We have the free will to decide that if God’s on our side then we’ll be rich, famous, whatever.  And we’ll be discouraged and falter when that doesn’t happen.  Not because God wasn’t “on our side”, but because we didn’t know what “on our side” means.

In case you haven’t figured it out yet – here’s what it means when God is “on our side”.  Here is what He will always do for us – whether we want it or not –

Pr 3:11 My son, do not despise the LORD’S discipline
and do not resent his rebuke,
Pr 3:12 because the LORD disciplines those he loves,
as a father the son he delights in.

and

Rev 3:19 Those whom I love I rebuke and discipline. So be earnest, and repent. 20 Here I am! I stand at the door and knock. If anyone hears my voice and opens the door, I will come in and eat with him, and he with me.

So the question isn’t whether God’s on your side.
Yes – God’s on your side.
The first question is whether or not you even know what it means to have God “on your side”.
The second question is whether or not you want Him on your side.  Because you do have the free will to reject everything He tries to tell you.

Speaking of discipline, the passage from Ezekiel, way back at the top of this page, were part of God’s discipline for His people.  This was a message the people certainly did not want to hear.

It’s tempting to say it’s a question of whether or not you’re on God’s side.  It’s got kind of a symmetry to it.
But I think that would be wrong.
That would be a case of us deciding how things work.
And God says the way things work is for us to believe in Jesus, the One He sent.  Not for us to be on His side.

We saw, going back to the salvation passages, Jesus coming to earth to die for our salvation,
and us rejecting His offer so that what could have been good news for all people turned into His blood being poured out for many – 
Jesus is the important element in all of this.

If you really have a need to be “on God’s side” – maybe do it by believing in the One He sent – His Son, Jesus.
And know that God is always “on your side”.  And also know what that means.

 


Predestined.  Regular readers will know I do not believe in predestiny – at least the way many people define it – meaning I don’t believe that God chose who would be saved and who wouldn’t be.  If that’s the case, then there’s no free will.  You can read more in this article – The problem of prededstiny.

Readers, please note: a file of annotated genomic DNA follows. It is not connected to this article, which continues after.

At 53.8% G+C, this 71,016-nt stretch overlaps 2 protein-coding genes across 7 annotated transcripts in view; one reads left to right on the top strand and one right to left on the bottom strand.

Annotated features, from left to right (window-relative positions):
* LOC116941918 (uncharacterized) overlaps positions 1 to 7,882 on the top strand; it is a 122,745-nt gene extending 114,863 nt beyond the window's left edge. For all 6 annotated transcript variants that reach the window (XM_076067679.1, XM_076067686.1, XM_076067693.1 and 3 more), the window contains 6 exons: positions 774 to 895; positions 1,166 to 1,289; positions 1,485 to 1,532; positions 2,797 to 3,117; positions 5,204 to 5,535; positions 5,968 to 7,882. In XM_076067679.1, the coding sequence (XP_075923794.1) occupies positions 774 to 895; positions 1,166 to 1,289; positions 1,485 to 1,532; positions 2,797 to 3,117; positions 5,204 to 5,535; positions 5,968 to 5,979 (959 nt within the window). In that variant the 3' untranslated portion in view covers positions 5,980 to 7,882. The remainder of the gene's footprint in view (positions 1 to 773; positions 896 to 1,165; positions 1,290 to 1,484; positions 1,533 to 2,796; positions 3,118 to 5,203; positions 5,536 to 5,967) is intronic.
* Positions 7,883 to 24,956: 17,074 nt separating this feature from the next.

Here’s the entry for the original Greek word translated as “predestined” in this verse from Romans –

προγινώσκωb: οὓς προέγνω, καὶ προώρισεν συμμόρφους τῆς εἰκόνος τοῦ υἱοῦ αὐτοῦ ‘those whom he had chosen beforehand, he had already decided should become like his Son’ Ro 8:29. In Ro 8:29 προγινώσκω may also be understood as meaning ‘to know beforehand’ (28.6).  2)Louw, J. P., & Nida, E. A. (1996). Greek-English lexicon of the New Testament: based on semantic domains (electronic ed. of the 2nd edition., Vol. 1, p. 362). New York: United Bible Societies.

I’m also working on another article, to be titled Why can’t it be both which will, if my research comes out the way I expect, propose that some combination of predestiny and free will are not only possible, but likely.  One interesting example would be Jonah.  Clearly, Jonah didn’t want to do what God wanted him to do.  Just as clearly, God wasn’t going to take no for an answer.  Suppose Jonah was predestined?  So what if some people just have to do God’s work in certain circumstances – but others of us have the right / ability to say no, and God gives the task to someone else?  That’s what I’ll be looking at.  If / when I’m done – I’ve made a note to put the link here.


The quote and details from the book are at amazon.com:  http://amzn.to/2cMOIy5

References   [ + ]

1. from “Network of Deception: A Novel” by Spencer E. Moses
2. Louw, J. P., & Nida, E. A. (1996). Greek-English lexicon of the New Testament: based on semantic domains (electronic ed. of the 2nd edition., Vol. 1, p. 362). New York: United Bible Societies.